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How to make art when you have no time

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So much creative energy, so little time. Somehow, twenty-four hours in a day never seems like enough to do all of those things we have to do, let alone those things that we really want to do … and “not having enough time” is without a doubt one of the top excuses cited by those who want to make art but don’t. If that’s you, I’m here to help you out. Here are 15 ways to make art when you have no time.

1. Create on your way to or from work

Finding the time to create is a huge challenge, particularly if you’ve got a full-time job. Getting out of the house in the morning is a rush-and-a-half, and you’re far too exhausted when you get home in the evening to even contemplate making art. Creating while commuting – particularly in the mornings, when you haven’t yet been beaten down by the day – is a great way to combat this. So whip out your drawing, your knitting or your art journal the next time you’re on the train.

2. Always have a project on the go which doesn’t require long stretches of time

Sure, there are some artworks that we need to invest vast amounts of time in, and that’s a good thing. But sometimes we go through periods in our lives where we just simply don’t have enough time to get into the zone. For these times, projects which we can dip in and out of are lifesavers. I swear my mum once spent over ten years on the one cross-stitch. It took forever and a day, but she completed it eventually. Figure out a project which you can chip away at, piece by humble little piece.

3. Make an inventory of all your daily tasks

Where do you spend your time? It helps to start out by knowing what you’re actually working with, so make a list of all the things you do on any given day. Like, literally – step by step. Get specific. Include the big things, the little things and the random in-between things: brushing your teeth, making lunches, staring into space, texting people back. Once you’re done, go through list. What are you spending time on that doesn’t align with your values, goals or necessary tasks? Be honest with yourself about whether it’s really necessary, and if it’s not – scrap it to make some space for your creative practice.

4. Batch it

You’ll probably recognise a couple of patterns or themes in your routine. A great way to create time for your art making is to batch similar tasks together, instead of spending time on them each and every day. Are you cooking dinner for an hour each day, five nights a week? Consider creating more free time on weeknights by meal prepping on a Sunday. There are a bunch of other tasks that can be batched – heck, you can even batch your art making. Try setting aside a couple of hours one day a week for your making, instead of stealing small scraps of time here and there.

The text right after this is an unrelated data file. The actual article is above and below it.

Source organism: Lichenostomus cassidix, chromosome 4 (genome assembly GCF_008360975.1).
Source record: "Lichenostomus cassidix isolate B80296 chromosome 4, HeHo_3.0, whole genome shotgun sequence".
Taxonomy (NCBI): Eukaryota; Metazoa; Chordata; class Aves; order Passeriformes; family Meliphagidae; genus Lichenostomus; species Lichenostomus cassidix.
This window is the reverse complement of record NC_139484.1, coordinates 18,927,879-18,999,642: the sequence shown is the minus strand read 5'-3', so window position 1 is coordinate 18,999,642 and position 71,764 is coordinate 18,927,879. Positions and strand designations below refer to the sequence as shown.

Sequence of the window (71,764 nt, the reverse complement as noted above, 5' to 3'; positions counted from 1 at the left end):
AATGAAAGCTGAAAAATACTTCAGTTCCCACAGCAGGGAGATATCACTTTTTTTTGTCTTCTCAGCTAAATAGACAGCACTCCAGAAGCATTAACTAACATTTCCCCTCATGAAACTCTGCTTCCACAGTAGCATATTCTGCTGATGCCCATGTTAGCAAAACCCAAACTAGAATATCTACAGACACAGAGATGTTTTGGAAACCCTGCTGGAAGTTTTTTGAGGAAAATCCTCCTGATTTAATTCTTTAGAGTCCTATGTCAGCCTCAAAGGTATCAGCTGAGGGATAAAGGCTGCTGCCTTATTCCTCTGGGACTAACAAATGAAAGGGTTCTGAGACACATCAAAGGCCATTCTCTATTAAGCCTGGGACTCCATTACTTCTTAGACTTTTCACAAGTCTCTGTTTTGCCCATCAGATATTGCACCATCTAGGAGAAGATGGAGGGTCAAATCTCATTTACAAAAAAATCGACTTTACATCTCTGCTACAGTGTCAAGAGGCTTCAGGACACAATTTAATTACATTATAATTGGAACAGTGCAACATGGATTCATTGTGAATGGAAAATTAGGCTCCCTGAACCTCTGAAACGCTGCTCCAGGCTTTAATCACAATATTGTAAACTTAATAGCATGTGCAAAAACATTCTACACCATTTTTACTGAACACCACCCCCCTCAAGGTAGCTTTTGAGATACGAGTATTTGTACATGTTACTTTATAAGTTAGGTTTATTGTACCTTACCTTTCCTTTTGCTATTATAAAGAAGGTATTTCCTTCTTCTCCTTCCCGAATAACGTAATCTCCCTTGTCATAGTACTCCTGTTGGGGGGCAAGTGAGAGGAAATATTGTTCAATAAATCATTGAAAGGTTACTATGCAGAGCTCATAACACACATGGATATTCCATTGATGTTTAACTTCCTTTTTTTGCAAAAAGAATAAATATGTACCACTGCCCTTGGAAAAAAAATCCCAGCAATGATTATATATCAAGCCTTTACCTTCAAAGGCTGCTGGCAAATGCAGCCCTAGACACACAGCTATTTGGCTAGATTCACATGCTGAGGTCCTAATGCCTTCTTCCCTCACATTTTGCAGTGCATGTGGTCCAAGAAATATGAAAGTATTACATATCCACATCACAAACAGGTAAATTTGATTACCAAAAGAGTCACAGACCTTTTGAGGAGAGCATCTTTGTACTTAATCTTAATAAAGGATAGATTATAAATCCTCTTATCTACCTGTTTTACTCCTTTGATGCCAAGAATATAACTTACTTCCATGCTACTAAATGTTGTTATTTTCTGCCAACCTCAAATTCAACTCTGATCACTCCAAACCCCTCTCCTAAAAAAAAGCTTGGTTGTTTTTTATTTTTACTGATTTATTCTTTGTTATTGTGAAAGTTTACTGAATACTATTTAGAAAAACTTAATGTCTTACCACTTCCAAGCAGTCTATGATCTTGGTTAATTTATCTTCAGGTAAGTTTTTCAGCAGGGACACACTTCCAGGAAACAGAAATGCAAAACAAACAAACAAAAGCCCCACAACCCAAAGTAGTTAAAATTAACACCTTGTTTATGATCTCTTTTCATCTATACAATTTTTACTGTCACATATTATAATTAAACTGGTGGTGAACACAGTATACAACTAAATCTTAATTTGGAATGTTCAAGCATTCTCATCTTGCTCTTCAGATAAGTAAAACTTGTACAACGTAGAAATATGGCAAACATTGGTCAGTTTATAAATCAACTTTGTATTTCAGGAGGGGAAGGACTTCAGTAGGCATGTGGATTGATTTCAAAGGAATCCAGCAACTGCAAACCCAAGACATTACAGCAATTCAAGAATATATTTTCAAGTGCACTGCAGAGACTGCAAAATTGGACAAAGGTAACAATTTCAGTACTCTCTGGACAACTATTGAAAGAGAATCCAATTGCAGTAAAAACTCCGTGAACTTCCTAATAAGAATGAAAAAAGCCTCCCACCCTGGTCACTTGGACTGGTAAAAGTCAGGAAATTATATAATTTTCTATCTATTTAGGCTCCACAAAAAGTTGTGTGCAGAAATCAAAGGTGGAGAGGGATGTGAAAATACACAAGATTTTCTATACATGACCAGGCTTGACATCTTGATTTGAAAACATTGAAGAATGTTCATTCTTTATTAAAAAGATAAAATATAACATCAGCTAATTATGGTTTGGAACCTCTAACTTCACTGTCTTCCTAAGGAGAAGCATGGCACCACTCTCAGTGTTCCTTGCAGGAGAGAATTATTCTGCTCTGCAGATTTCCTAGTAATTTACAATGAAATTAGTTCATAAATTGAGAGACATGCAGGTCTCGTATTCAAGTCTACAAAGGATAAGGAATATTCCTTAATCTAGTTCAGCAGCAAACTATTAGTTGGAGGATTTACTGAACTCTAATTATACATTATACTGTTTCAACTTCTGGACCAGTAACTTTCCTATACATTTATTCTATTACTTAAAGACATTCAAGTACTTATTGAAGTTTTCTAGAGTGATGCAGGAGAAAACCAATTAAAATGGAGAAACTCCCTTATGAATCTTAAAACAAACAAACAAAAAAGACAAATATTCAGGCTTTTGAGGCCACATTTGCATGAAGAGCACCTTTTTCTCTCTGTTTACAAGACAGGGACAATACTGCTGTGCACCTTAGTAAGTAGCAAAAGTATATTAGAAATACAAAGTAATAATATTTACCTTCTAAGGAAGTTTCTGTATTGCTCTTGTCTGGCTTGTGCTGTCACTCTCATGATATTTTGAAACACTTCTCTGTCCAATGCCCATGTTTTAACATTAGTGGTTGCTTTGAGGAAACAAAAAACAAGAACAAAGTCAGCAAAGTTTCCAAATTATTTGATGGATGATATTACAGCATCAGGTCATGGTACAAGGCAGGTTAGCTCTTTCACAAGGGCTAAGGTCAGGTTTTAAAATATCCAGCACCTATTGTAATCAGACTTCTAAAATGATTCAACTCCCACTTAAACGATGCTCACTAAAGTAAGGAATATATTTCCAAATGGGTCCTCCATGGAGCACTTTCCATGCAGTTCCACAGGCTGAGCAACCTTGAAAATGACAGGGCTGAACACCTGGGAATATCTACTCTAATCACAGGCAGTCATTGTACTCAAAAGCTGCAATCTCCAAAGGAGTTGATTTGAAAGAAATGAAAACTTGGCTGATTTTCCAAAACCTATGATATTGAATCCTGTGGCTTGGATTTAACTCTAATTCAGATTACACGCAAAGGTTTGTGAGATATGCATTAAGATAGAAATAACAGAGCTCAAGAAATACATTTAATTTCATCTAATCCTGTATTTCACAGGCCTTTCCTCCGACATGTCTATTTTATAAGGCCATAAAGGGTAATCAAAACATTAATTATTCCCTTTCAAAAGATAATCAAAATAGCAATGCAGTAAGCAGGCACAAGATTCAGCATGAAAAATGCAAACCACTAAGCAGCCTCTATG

5. Build art into a necessary daily action

Find something you have to do, and figure out a way to make it art. Take photos when you take your dog for a walk. Mull over your colour combinations when you’re on the way to picking your kids up from school. After watering your plants, use any leftover water to mix into your watercolours and make a couple of brushstrokes. I’ve talked previously about how I built art making into my morning coffee routine, and Get Messian Rosie will surely go down in history for her genius move of keeping a sketchbook by the microwave and doodling while waiting for her food to heat up. If that isn’t a way to squeeze your art making into a hectic routine, I don’t know what is.

6. Create a travel art kit

Pick out a small selection of your favourite portable art supplies and bung ’em into a pencil case. Make it small enough to fit into your smallest handbag or backpack, and voila, you now have a travel art kit. Take it with you everywhere you go, and get making in those in-between moments: on your commute, when your friend is late to lunch, while you’re waiting in line.

7. Draw on your lunch break

Speaking of lunch, what a time to make if you’re working a 9-5 job. This is your half an hour or hour to yourself to eat and re-energise. And what better way to re-energise than taking time for something which brings you joy? The lunch hour is not only a great time for people-watching but people-drawing. If you prefer to absorb yourself in nature, you might find a quiet spot in the sun and draw the plants around you.

8. Assess your daily energy levels

Are you a morning person or a night owl? Does your energy usually slump in the afternoons, say – right about the time when you usually sit down to make art? Figure out what time of day you have the most energy, and plan in your art making to fit in with that. On the other hand, if you know that particular tasks energise you, plan them into those times of day when your energy tends to lag.